Imagine entrusting a loved one to the care of a nursing home or other care facility and then have caregivers or other employees neglect, abuse, or exploit that loved one. 

If this scenario doesn’t require your imagination and your loved one has actually lived this nightmare, don’t let the facility or the individual wrongdoers get away with it!

We find unimaginable atrocities at care facilities when we take a look inside with the force of the law behind us. We want to help you make them pay for what they did!



When a resident of a nursing home or other care facility sustains an injury, experiences unexplained deterioration of a medical condition, or suddenly comes up penniless, immediate and thorough scrutiny is warranted. If wrongdoing exists, a personal injury claimant can look at a variety of options to recover damages. There may be grounds to sue for, among other things:

  • negligent care or treatment
  • negligent supervision
  • negligent hiring or retention
  • premises liability
  • false imprisonment
  • medical malpractice
  • wrongful death
The facts would dictate which claim or claims to bring. The policy underlying each of these causes of action is the same, to provide the injured party of parties recourse to recover damages that would put them in the position they would have been in if the harm never occurred.



When someone whose well-being is entrusted to a long term care facility is harmed, the facility may be forced to contend with both the state and the civil courts.

Upon receipt of a grievance or complaint of resident harm, the state licensing agency  will investigate to determine if abuse, neglect, or exploitation is involved. An affirmative finding will trigger the state to sanction the facility. Sanctions range from a censure to monetary fines all the way to revocation of the facility’s license, which is tantamount to the death penalty.

The resident, or someone acting on their behalf, can also initiate proceedings against the facility. Though different from a government investigation, a civil lawsuit looks at much the same conduct. It is wise to understand and consider the different types of offending behavior the state looks at.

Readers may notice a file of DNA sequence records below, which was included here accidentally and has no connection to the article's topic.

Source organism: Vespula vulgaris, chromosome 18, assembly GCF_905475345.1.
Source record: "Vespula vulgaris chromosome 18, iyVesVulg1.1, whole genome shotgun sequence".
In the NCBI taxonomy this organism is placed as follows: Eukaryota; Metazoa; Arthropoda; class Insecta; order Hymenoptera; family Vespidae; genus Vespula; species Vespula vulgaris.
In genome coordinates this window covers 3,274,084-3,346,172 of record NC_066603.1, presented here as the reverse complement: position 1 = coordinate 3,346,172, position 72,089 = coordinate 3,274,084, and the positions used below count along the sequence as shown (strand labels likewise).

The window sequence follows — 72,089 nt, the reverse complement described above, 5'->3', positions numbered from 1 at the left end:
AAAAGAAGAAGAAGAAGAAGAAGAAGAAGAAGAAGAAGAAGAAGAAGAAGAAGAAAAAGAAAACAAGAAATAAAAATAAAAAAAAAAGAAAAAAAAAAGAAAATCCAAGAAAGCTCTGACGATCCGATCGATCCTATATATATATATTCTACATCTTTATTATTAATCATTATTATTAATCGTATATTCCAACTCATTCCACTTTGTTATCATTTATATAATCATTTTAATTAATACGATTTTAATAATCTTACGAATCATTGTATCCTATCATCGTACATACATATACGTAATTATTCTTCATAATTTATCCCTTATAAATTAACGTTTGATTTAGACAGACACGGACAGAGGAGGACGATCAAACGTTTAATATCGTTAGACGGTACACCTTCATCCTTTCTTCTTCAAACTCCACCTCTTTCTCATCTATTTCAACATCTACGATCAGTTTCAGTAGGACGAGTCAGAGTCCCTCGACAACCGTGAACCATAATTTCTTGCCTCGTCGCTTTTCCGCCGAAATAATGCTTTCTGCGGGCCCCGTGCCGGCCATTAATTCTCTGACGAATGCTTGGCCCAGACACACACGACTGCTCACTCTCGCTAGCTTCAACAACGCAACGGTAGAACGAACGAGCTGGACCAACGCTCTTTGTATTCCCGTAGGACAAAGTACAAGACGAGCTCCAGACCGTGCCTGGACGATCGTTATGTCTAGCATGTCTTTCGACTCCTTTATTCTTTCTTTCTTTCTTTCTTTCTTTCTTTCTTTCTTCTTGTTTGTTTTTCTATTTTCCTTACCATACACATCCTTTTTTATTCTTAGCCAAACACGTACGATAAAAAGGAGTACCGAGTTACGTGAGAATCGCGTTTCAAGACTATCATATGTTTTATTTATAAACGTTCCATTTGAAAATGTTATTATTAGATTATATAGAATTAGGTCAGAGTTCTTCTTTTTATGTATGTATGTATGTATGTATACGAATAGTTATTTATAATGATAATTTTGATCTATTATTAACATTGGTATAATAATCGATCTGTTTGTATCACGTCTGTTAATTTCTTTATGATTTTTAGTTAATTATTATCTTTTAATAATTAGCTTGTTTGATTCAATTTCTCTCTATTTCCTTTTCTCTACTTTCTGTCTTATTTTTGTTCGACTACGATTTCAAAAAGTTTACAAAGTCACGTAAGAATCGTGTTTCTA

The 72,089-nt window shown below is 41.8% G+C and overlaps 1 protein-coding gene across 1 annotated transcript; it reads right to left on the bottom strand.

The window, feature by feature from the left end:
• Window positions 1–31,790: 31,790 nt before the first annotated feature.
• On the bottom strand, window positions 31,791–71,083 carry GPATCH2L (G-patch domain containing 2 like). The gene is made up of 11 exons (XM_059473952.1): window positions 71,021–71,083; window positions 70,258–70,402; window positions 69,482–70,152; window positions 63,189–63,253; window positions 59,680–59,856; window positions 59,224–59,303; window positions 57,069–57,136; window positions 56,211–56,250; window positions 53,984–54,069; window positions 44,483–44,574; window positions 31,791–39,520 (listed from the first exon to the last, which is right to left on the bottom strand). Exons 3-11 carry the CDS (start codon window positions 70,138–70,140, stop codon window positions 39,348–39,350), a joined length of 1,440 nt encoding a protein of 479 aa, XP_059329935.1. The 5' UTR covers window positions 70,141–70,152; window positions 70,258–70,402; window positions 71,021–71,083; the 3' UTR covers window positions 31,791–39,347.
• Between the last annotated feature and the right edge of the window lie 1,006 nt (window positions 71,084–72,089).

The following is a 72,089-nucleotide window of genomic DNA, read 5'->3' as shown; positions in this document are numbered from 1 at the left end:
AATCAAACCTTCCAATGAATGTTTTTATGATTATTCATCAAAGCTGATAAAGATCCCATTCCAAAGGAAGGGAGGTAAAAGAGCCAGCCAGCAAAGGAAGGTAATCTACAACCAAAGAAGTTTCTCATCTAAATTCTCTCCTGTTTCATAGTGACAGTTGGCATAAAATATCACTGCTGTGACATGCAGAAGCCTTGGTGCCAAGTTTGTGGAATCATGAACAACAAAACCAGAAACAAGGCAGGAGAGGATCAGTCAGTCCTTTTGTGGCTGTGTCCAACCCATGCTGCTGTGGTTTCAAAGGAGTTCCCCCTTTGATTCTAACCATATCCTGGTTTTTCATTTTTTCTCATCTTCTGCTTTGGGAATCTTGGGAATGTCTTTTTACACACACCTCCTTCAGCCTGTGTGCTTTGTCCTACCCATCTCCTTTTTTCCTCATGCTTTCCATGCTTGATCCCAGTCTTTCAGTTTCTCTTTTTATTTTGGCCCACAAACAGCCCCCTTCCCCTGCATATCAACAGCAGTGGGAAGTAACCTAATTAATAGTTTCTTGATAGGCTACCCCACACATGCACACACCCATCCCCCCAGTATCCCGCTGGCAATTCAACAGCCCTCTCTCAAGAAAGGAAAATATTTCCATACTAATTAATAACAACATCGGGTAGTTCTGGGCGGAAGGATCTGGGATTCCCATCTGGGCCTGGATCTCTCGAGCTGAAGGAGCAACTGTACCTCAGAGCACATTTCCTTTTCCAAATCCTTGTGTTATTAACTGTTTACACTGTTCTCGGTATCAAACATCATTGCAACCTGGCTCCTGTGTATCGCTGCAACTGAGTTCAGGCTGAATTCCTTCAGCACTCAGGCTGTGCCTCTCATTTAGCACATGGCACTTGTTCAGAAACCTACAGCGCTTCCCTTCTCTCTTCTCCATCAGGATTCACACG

Abuse occurs when a caregiver or other employee deliberately acts in a way that injures a resident, unreasonably confines them, intimidates them, or punishes so as to cause physical harm, pain or mental anguish. It is also considered abuse when a resident is deprived goods or services that are needed for physical, mental, or psychosocial well-being.  Abuse can be physical, mental, verbal, or sexual. Additionally, abuse need not be direct, but instead can be facilitated or enabled by technology.

Neglect occurs when a facility, its employees or its service providers fail to provide a resident with the goods and services they need to remain free from physical harm, pain, mental anguish, or emotional distress.

Exploitation occurs when a facility, its employees or its service providers take advantage of a resident for personal gain. Regardless of the tactic used, be it manipulation, intimidation, threats, or coercion, it is exploitation.



Neglect comes in many forms at nursing homes and other long term care facilities.  Some common types of neglect include:

  • Failure to properly bathe residents, which increases the risk of infection
  • Failure to change dirty clothing and soiled bed linens, which leads to infection
  • Failure to assist mobility impaired residents with necessary movement, which increases the risk of pressure sores and bed sores.
  • Failure to regularly provide balanced meals, which leads to malnutrition.
  • Failure to adequately hydrate residents, which leads to dehydration.
  • Failure to administer prescribed medication, which leads to untreated health problems..
  • Failure to provide medical attention, which leads to missed diagnoses.
  • Failure to engage residents in activities or provide companionship, which leads to depression.
Keep a watchful eye if someone you love resides at a care facility. Make sure their basic needs are met. Employees and other service providers can make simple mistakes that lead to awful problems for a resident. .

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